Barth Bite for Tuesday October 20, 2015

This morning I suffered through my ten pages of Church Dogmatics for two reasons: 1) All ten pages were in tiny print and 2) the subject was a review and critique of two esoteric theological topics: supralapsarianism and infralapsarianism which are variations on the idea that God predestined salvation and damnation. The only relief from my reading is that the great Swiss theologian seems to reject both ideas.
Here is the only meaningful quote I was able to find in this long small print section: “According to the Bible, the framework and basis of all temporal occurrences is the history of the covenant between God and man, from Adam to Noah and Abraham, from Abraham and Jacob to David, from David to Jesus Christ and believers in Him.” – Karl Barth, Church Dogmatics, Volume II.2, page 136

Barth Bite for Wednesday October 14, 2015

“There can be no Christian truth which does not from the very first contain within itself as its basis the fact that from and to all eternity God is the electing God.” – Karl Barth, Church Dogmatics, Volume II.2, page 77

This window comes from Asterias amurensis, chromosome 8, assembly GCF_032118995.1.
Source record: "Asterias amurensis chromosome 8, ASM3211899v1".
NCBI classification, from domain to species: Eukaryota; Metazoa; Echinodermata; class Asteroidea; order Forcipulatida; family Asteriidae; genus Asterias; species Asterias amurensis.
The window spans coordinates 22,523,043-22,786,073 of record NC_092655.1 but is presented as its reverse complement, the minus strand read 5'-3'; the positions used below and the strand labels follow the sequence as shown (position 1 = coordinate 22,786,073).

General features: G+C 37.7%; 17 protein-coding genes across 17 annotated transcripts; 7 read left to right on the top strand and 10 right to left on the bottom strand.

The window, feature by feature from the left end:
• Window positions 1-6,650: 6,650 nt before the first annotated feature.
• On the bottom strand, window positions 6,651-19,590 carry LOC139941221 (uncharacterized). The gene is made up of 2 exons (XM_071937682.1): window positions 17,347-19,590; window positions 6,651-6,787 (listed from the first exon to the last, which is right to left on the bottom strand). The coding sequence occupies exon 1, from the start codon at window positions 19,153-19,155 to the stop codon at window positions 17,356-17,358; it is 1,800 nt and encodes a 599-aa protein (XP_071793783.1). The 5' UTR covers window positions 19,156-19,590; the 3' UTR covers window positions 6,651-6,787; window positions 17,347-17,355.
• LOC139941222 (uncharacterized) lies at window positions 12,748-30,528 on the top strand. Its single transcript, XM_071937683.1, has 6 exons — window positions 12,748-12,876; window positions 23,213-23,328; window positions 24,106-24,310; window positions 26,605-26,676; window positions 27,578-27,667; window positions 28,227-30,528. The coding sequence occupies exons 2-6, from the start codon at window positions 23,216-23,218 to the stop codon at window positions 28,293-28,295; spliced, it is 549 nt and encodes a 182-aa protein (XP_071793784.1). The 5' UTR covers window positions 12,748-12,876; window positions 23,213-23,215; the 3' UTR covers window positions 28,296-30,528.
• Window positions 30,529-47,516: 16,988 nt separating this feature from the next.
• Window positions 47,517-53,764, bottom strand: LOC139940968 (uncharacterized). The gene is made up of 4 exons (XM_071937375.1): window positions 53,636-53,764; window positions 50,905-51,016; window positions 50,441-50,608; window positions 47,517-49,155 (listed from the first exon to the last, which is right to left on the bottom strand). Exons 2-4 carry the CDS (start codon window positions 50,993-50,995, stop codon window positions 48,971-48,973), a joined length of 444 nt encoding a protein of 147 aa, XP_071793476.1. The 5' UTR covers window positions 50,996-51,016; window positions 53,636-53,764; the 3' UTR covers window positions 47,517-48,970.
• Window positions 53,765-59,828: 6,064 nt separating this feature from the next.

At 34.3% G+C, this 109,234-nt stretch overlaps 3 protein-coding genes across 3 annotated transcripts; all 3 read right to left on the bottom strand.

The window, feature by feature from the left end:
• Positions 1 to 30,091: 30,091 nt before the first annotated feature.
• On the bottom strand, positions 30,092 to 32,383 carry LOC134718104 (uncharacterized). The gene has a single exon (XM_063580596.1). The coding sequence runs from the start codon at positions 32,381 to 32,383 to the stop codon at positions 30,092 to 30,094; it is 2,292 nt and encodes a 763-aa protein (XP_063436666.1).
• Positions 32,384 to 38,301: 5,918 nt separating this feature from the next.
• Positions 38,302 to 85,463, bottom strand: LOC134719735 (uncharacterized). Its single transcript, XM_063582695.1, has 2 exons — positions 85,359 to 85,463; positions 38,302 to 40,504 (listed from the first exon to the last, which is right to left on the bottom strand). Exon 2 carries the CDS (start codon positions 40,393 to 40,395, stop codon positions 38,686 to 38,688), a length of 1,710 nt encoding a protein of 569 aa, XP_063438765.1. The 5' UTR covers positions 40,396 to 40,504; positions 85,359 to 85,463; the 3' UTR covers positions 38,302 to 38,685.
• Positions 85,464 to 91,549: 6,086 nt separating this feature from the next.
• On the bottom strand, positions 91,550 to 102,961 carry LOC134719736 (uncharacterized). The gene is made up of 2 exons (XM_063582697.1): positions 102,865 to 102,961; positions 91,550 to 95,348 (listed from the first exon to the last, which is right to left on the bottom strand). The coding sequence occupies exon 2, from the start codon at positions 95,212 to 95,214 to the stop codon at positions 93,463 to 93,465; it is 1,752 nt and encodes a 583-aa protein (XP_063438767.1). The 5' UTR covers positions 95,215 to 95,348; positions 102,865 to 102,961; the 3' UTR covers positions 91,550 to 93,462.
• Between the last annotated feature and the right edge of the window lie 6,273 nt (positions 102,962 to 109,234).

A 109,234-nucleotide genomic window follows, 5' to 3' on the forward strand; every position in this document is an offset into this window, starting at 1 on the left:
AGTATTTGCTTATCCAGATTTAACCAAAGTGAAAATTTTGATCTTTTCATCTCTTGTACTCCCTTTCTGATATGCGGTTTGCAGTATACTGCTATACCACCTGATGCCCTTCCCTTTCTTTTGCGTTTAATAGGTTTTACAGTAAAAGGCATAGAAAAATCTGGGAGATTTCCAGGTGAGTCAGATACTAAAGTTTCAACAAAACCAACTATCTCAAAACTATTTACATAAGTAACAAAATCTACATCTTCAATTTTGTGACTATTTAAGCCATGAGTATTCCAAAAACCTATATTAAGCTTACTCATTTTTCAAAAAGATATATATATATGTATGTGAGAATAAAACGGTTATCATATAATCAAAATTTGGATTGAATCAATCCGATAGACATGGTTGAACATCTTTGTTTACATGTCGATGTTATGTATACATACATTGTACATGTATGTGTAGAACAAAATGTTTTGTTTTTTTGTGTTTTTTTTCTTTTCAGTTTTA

In my ongoing reading of Church Dogmatics, I am now into a chapter entitled “The Election of God” that encompasses about 500 pages in which Barth struggles with the thorny issue of election. There is perhaps no more difficult, perplexing and unpopular doctrine than the Christian teaching concerning election, the teaching that God chooses certain people both historically and currently. God’s election of some whether it be the people of Israel or the Church seems to imply that others are not chosen. The doctrine of election may seem to suggest that God is an arbitrary and cruel tyrant who elects (chooses) some for salvation and others for damnation. Great thinkers in the history of the Church like Martin Luther and John Calvin have struggled with this issue and have come up with divergent answers. Contemporary preaching avoids dealing with the issue.

In spite of my theological education and continued reading, I am uncertain about what to do with this doctrine. I will be interested to see how Barth handles it. Stay tuned. And visit my website at for more on Karl  Barth and his longest and most profound work.